Even though your teenager currently seems unable to speak to you, they actually are capable of communicating — through their glares. You may be thinking, “I thought my teen’s glares just meant they thought I was the dumbest person on the planet?” Well, we’re happy to tell you that you’re absolutely right. Yet, not all glares are created equal.

Though these sinister scowls may seem indiscernible to new parents of teenagers, there are subtle differences that can provide clues to your young adult’s needs, as well as to their thoughts on the moderate to severe levels of your mental incapacities. Incessant jags of glaring are inevitable — use this guide to help you pick up on the patterns in order to possibly survive those exciting and volatile adolescent years.

The You’re-Bothering-Me-With-Your-Existence Glare

The most common of all young adult glares. It can be thrown your way after you say “Good morning,” tell a dad joke, breathe, or when your teen is sad, happy, tired, awake, asleep, or listening to Ariana Grande on their earbuds in the dark while staring aimlessly at the ceiling.

What it Looks Like: An intensified eye-roll that eventually fixates on your stupid skull.

The Defensive Glare

You may get an eye-full of this one after gently accusing your child of any type of negative behavior, which they, in turn, vehemently deny.

What It Looks Like: A standard glare, commonly accompanied by rare verbal exclamations such as, “Thanks for not trusting me, Mom!” Or “I hate you!” followed by a dramatic exit. Try not to be alarmed or feel guilty. They did do it.

The Diversion Glare

This glare will likely occur when your teenager has friends in the house that are planning to partake in activities that would make your grandmother slap them upside the head. A common scenario might include your child and one friend asking you for help with getting food upstairs while the rest of their crew sneak contraband through the downstairs window wells.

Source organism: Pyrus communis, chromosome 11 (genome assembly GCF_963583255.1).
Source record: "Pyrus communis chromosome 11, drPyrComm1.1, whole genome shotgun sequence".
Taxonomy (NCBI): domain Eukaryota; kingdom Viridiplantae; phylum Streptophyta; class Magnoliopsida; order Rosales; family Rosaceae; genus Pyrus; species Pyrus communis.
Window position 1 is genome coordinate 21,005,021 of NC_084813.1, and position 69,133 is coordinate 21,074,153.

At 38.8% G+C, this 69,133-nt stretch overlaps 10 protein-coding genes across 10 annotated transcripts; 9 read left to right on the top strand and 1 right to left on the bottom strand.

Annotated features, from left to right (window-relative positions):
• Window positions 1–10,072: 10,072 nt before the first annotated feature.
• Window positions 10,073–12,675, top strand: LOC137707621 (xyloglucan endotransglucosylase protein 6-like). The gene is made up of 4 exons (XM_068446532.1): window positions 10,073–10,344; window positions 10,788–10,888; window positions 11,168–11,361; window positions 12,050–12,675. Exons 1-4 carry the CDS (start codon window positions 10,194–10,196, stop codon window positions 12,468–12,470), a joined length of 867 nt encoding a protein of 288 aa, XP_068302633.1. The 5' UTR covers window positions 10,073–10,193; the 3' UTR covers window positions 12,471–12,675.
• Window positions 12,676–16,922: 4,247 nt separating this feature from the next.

What it looks like: May first appear as an intense faux smile; however, facial muscles that have been weakened from lack of use will eventually give way to a twitchy panicked stare as soon as you start walking towards the basement door.

The Make-You-Uncomfortable-So-You-Leave Glare

Parents of teens with love interests will encounter this one regularly when their child is entertaining their special guest. This imagined glare is meant to make you turn and run as soon as thoughts of checking on the pair (“Again, MOM?!”) enter your mind.

What It Looks Like: You can’t actually see them because they turned off all the lights, but you can hear their eyes ferociously shifting from side to side, and it’s not pretty.

The Melancholy Glare

Your teen has been moping, sighing, and dragging around the house for days. Yet when you attempt to talk to or console them, tiny shards of ice burst from their pupils straight into the skin between your fingers. We suggest refraining from eye contact during this time.

What it looks like: Victoria Beckham.

The Death Star Glare

The most dangerous of glares, this one may “show its face” amidst any of the situations described above. However, it’s most often noted during mid-summer going-away-to-college shopping excursions.

What It Looks Like: No first-party descriptions of this glare exist, but it appears that flames and possible laser beams are emitted directly from their eyeballs. Also, you’ll be dead by morning.

Final Note

If your child has been a teenager for less than six months, be aware that you can’t spoil them with attempts at affection or personality modification. Letting them “glare it out” is the best alternative and usually only lasts 5-10 years. Don’t worry, though; once your child hits their mid-20s and needs money and a place to live, their (and your) smile lines will be glaringly obvious again.